Yeah, we all have hopes and dreams. And, and you never know, really, you never always know what another person’s going through. Yeah, I think that’s an important one as well. So, I think the last few years, there’s been such, you know, social upheaval and turbulence globally, and in lots of ways, and I think, particularly for people that have, you know, worked, tried to work on social change, or impressive movements or things about, you know, business being opposed to good and things like that, I think it led a lot of people to do a lot of soul searching. And I’ve personally, I’ve done a lot of soul searching about things like, you know, climate change, like, why haven’t we made the gains? And why hasn’t anybody listened? But I think, you know, there’s been a lot of, you know, people have been shouting at each other, and there hasn’t been as much listening and people would try to meet each other on the same level. And so, I think it would be about try to find ways to tell a friend.
Graeme Cowan 38:29
Yeah, yeah. And I love that point about not knowing what people are going through. There’s is saying, I can’t remember who said it be kind, everyone you meet is fighting a hard battle. And it is very, very true. You know, I share my story of battling with depression and mental illness, frequently, and just so many people come back, come up to you, until you hear his story. And, you know, these can be people who look like they got the perfect life. But you don’t know, you really don’t know what goes on behind closed doors. And I think that sort of mindset is a great one to have that connection with people to realize, well, you know, who wants similar things, and we all want to feel respected and understood. It’s absolutely fantastic, catching up with you, Samantha, a wide range of discussions and topics and it’s particularly great to get your insights. You know, running an organization in Australia, like great places to work because you have lots of qualitative and I’m sure qualitative insights about how those things you raised of some important the, you know, the trust, the respect the other person’s perspective, the purpose, all really critical things to navigate in this sort of environment. If you had the opportunity to go back to your 20-year-old self, so just when you were finishing your literatures degree, and you could have the knowledge you have now what, what advice would you give that person?
Samantha Huddle 40:09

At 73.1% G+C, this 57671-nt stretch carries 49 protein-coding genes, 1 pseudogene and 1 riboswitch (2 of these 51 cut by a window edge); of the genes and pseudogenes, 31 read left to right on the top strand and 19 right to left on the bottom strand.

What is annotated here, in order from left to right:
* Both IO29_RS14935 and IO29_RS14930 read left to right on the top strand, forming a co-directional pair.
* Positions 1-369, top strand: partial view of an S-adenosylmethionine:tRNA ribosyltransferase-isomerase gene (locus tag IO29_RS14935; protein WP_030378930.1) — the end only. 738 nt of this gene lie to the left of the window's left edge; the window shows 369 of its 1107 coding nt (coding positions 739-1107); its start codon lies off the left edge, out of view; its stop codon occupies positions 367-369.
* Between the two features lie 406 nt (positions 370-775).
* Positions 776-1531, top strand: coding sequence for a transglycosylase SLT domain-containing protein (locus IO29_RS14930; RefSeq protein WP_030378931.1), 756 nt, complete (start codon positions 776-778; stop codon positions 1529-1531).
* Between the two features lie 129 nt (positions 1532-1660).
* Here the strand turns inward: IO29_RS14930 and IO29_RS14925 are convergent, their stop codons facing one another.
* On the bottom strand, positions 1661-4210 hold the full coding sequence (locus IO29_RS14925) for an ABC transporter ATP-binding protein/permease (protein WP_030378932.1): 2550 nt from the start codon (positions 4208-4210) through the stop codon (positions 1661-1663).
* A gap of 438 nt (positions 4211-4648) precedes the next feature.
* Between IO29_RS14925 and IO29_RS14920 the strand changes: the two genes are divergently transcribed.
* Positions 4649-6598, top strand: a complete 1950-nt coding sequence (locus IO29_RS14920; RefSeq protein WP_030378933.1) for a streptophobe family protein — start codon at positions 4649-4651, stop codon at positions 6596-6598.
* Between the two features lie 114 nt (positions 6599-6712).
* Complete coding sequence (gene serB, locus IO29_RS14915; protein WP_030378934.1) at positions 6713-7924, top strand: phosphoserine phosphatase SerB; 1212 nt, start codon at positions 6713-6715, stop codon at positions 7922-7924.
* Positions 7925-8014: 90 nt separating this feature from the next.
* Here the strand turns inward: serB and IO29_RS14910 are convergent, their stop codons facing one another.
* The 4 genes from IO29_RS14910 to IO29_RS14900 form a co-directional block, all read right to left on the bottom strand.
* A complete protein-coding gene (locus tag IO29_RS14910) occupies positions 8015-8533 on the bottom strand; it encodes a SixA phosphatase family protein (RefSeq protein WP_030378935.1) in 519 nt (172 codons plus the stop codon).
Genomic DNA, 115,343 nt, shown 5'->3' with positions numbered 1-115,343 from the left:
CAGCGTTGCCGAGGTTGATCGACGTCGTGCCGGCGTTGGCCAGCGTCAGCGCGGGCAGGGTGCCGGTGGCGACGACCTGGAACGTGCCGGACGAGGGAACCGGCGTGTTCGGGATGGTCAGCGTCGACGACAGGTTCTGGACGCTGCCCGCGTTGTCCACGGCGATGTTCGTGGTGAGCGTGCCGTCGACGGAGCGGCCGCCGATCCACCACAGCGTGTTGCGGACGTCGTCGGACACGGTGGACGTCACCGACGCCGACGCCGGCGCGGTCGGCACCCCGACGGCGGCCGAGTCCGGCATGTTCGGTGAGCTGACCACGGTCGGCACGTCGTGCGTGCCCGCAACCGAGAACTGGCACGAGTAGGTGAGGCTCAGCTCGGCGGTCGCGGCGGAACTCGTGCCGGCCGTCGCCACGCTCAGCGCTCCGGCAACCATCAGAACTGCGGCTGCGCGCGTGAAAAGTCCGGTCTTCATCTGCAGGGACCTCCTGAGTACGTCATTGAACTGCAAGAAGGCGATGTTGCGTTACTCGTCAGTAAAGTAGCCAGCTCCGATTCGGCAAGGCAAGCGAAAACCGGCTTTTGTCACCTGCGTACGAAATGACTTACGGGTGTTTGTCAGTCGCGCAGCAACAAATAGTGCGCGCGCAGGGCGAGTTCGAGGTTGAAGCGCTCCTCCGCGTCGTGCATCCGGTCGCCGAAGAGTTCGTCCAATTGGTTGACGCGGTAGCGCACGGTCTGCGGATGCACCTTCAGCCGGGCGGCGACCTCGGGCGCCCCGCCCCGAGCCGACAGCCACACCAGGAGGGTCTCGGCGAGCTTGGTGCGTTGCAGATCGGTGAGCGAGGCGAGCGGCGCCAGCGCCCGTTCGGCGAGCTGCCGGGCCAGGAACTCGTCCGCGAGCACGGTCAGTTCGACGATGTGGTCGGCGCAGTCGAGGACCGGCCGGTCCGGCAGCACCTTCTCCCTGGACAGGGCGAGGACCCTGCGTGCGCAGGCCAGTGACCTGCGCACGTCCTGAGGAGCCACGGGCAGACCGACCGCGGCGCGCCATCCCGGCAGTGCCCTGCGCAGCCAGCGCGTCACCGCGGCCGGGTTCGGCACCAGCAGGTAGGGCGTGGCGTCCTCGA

If got time? Pause and take a breath? I think one of the things I’d say is that you don’t have to think the same way as other people for your ideas to be worth something as well. And I think there’s that saying, ‘Comparison is the thief of joy.’ It’s something I talked to my boys about. It’s hard. It’s, you know, like, it’s hard to not get sucked into that. But I think it’s taken me a long time to be able to really try to live that as well. And you know, just be yourself and be okay. It’s one more thing I was hoping to share is yes, I’m in just a great place to work. Our mission is to create great places to work for all but you know, any company that wants to start out on their journey to becoming a great workplace, the first step is to become great place to work certified. So, we can help companies by benchmarking my culture by doing, we use that trusting employee survey to measure the quality of their employees’ experiences at work. And it’s our vision that every organization will, you know, have that high trust culture and become great place to work certified so that, you know, how we’d like to contribute.
Graeme Cowan 41:31
What are the obvious benefits to employees? What are the benefits to society? If people do feel they’ve got if they do have a great employee experience? What are the benefits to–?
Samantha Huddle 41:42
Oh, yeah, lower absenteeism, better mental health. You know, businesses will grow faster and create more opportunities, we find that at the best workplaces, for all where people are included and feel they have the opportunity to contribute, that they have higher levels of innovation and that they’re growing, they grow five times faster than other businesses as well. But I think you know, if people are able to bring their whole selves at work, and you know, no matter who they are, or what they do, regardless of ethnicity, or cultural background or gender, that’s also helping model what we’d love to see outside society.
Graeme Cowan 42:20
Yeah. Thanks for sharing those really important messages on the caring CEO, Samantha, it’s been great talking with you.
Samantha Huddle 42:28
Pleasure. Thanks for having me, Graeme.
Graeme Cowan 42:31